But there are some fauna somehow growing through the cracks. Before events turned south in Washington there was a moment of triumph from the South with the news that Raphael Warnock – the leader of Ebenezer Baptist Church, former home of Martin Luther King Jr. – had become the first Black man to win a Senate seat in Georgia and in so doing helped give the Democrats control of congress for the first two years of Joe Biden’s presidency.
Warnock was an outsider who defeated a Trump-supporting incumbent Kelly Loeffler, a co-owner of the Atlanta Dream of the WNBA who was outspoken in her opposition to Black Lives Matter during her campaign.
It was the Dream and the rest of WNBA’s public and persistent support of Warnock that is credited for creating the momentum that earned him his historic victory and could end up shaping history in the coming years.
Even when things seem bleak, there’s hope.
“I think this shows that we do have some say, some power, especially when we stick together and rally up and try to make changes as best we can. We can make change,” said VanVleet. “…We can’t lose hope … I think things are going in the right direction but this is going to be hundreds or thousands of years. This is going to be a long thing and we just got to keep doing our part day by day.”
The Raptors and the Suns eventually played. There were no cancellations or postponements league wide. A number of teams took a knee for the anthem; the Raptors and Suns joined arms.
And then they went to work and for the Raptors at least there was a repetitive feel there too as they dropped their sixth game in seven starts so far this season, and their first on a four-game west coast road trip, 123-115.
The Raptors trailed the entire second half but were able to cut a 15-point Suns fourth quarter lead to six twice in the final minutes but couldn't get over the hump. Pascal Siakam led all scorers with 32 points – his highest total since he put up 33 in Phoenix in March of last season. He was supported by Kyle Lowry's 24, OG Anunoby’s 20 and Fred VanVleet's 13 points and seven assists, while Powell chipped in 13 off the bench.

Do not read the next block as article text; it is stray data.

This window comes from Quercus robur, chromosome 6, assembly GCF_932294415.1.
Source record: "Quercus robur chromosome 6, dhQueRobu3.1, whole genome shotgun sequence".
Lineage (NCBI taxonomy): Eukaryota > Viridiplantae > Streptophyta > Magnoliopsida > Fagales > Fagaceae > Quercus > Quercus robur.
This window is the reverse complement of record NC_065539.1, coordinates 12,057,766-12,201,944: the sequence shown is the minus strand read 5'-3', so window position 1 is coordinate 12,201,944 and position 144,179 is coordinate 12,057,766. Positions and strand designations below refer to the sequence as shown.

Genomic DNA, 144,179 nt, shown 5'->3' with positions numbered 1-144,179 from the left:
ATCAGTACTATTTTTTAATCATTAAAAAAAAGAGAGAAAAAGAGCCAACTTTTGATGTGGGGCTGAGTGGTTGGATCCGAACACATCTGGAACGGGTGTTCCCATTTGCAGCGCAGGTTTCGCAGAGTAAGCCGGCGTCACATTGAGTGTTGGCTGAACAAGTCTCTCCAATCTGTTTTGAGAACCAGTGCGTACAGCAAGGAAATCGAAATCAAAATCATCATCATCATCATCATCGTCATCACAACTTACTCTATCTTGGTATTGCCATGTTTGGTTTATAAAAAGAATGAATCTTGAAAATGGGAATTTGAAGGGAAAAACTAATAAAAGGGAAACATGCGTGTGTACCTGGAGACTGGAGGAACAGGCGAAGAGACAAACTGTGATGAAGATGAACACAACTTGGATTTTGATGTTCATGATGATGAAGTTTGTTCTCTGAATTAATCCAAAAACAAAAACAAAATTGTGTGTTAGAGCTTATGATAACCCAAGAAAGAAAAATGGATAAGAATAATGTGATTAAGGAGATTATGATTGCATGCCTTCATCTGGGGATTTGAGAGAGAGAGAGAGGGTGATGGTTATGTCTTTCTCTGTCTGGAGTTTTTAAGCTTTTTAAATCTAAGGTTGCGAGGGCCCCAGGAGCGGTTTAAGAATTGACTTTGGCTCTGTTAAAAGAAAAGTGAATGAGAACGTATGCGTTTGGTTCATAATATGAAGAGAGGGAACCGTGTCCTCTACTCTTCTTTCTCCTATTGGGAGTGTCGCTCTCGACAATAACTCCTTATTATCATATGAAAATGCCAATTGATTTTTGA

But outside of that, production was sparse. Starting centre Aron Baynes was scoreless for the second-straight game and the rest of the roster contributed just 13 points.
Meanwhile, the Suns got 42 points from their bench and shot 21-of-40 from three, off-setting the Raptors, who shot 14-of-35 from deep and 50.6 per cent from the floor.
The Raptors started well but once again the game began to slip away in the third quarter as the Suns hit 8-of-10 threes on their way to a season-high 21 triples. The Raptors have now allowed opponents to shoot 52 per cent from deep in the third quarter this season and 57 per cent from the floor – both the worst marks in the league.
But as the Raptors head to Sacramento to play Friday, they have some positives to draw on. Siakam looked as quick and decisive as he has in nearly a year, which translated directly to a season-high 14 trips to the free-throw line and builds on a 22-point outing against Boston on Monday night. The Raptors outscored the Suns in the paint and in transition and held their own on the glass – all points of emphasis.
“We can’t do anything about them ones we already dropped,” said VanVleet as the Raptors try to weather their worst start in 14 years. “If you look at this as an isolated game tonight it’s a lot to build on, a lot of positives. … I liked our swag, our approach and we just got to continue to keep building. This is obviously a different year for many different reasons for all of us and sometimes you got to change the scope of things and your perspective. So, continue to stay positive.”
So sure, at the end of a long, strange, troubling day, the scoreboard told a familiar, frustrating story for Toronto, echoing the theme of a concerning time.
But there was reason for hope too.
As in most things, the only path is to link arms and keep trying.